July 2023



The package came earlier than expected. It contained the 4 decks that I had won in the Dominic Winter auction of decks from the Dudley Ollis collection. I was pleased with all of them, but there was only one deck that was the reason to participate in the auction. It was a "pandoer" version, usually 33 cards, but there were 2 court cards missing. However, for me still worth buying. And... this deck will stay in my reduced, but select collection.

I've loved this deck ever since I first saw pictures of it when I began building the Dutch speelkaartenmuseum.nl site in 2011. It's not a coincidence that the chosen pictured card there for a link to the pre-1900 section is the jack of clubs from this deck. There are a few features in the deck that attracted me. Foremost...... it's a nonstandard deck. 
Then there's the egalitarian character of the courts. No kings or queens, but "heer" (gentleman) and "vrouw" (woman). The jacks are called "boer" (farmer). Here they are fully spelled out, but this egalitarian idea has survived the passed centuries and today Dutch indices are still H, V and B. Contrary to the nowadays in the Netherlands predominant Cartamundi version of the Dutch pattern, in which the H's show kings, each "Heer" in this deck shows an upper- or middleclass gentleman.
The printed outline around the designs can be called simple, but certainly remarkable for those days. Four colours were used for the stenciling, of which red and black were also used for the pip cards. And the combination with the grayish blue and ochre yellow suits the eye, at least mine.

The deck was printed by woodblock and the cards were stencil coloured. From the information provided by Lex Rijnen, a long time Dutch collector and expert on antique Dutch playing cards, it's clear that it leaves room for questions. But what is known is that David Weege was active as a bookseller and publisher in Amsterdam between 1748 and 1787. So he didn't print the decks himself. From an advertisement in the Amsterdamsche Courant newspaper of December 24, 1768, it is known that David Weege had his decks printed in Belgium in those days. Weege refers there to "the main card maker in Brussels" and "for the general and lesser quality cards" to Namen. But mentions that it concerns "all kinds of Brussels playing cards", so probably standard patterned decks.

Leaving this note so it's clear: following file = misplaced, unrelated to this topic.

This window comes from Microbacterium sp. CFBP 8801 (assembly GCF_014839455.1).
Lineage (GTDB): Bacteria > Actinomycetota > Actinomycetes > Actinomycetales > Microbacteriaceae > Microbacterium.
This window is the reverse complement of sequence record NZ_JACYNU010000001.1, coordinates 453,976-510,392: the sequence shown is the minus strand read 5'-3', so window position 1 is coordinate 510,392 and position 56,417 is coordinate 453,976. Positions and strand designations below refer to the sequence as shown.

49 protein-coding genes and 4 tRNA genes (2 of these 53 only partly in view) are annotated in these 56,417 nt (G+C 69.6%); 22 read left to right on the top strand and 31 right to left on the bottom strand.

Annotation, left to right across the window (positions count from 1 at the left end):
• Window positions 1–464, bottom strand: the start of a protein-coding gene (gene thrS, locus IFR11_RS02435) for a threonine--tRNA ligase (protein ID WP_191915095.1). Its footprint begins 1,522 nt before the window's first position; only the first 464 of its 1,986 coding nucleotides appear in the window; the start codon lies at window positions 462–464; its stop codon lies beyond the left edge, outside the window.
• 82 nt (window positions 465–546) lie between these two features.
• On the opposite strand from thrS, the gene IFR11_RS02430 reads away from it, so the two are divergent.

He had already set up his shop at two different addresses in Amsterdam before he moved to the Kalverstraat in 1770 and called his shop "In de Luthersche Bijbel" (In the Lutheran Bible). Playing cards were no longer mentioned after this move until they reappeared in his sales offer in 1776. After his daughter had married a Dutch playing card maker named Jan Stroek, an advertisement in the A.C. of 29-01-1771 announced that D. Weege had partnered up with J. Stroek on January 1st 1771 and that per May 1st they would sell their paper work and pencils from a shop, located at the Nieuwendijk. The name Stroek has appeared in some of the Weege decks. However, not in this deck. The cooperation with Stroek ended in 1786. So it's difficult to put an exact year on this deck. It could be from the early 1770's, but most likely from around 1780.
However, I haven't finished researching, still browsing through 18th century newspapers searching for more background info on Weege as well as Stroek.

On the jack of spades the initials C.V.D.W. are printed. The D.W. refers to David Weege, but I haven't been able to find a reference for the C.V. It could refer to the card manufacturer, but also to the woodblock cutter. The shown courts and aces on the speelkaartenmuseum.nl site come from an incomplete deck of 48 cards in the collection of the Koninklijk Oudheidkundig Genootschap (Royal Society of Antiquities). I have contacted the K.O.G., but due to the holiday season will have to wait until halfway August for answers. But their deck did have the 2 courts that are missing in my deck: the Heer and Vrouw of clubs. So their pictures here below were taken from the K.O.G. deck.


Scanned at 150% to show more detail. Cards measure 57 x 88 mm.


Each ace is differently decorated.



(images KC and QC are from Weege deck in K.O.G. collection)



To play the game of "pandoer" a deck of 33 cards is used: courts, aces and 10-7 in each suit and a 6 of hearts. It's an old Dutch game, probably named after the mostly Hungarian soldiers in the Seven Year War (1756-1763), as braveness was supposed to be required in this game too. The first reference to the game dates from 1826, found in a book describing games which were played in those days. So the game could be a little older and it is possible that a Pandoer version was published by Weege too. But it's also possible, and probably more likely, that one of the previous owners (except Dudley of course) has adapted a 52 cards deck to play Pandoer. Maybe from an incomplete deck, missing a few lower pip cards, or from a complete deck by tossing the unused pip cards away.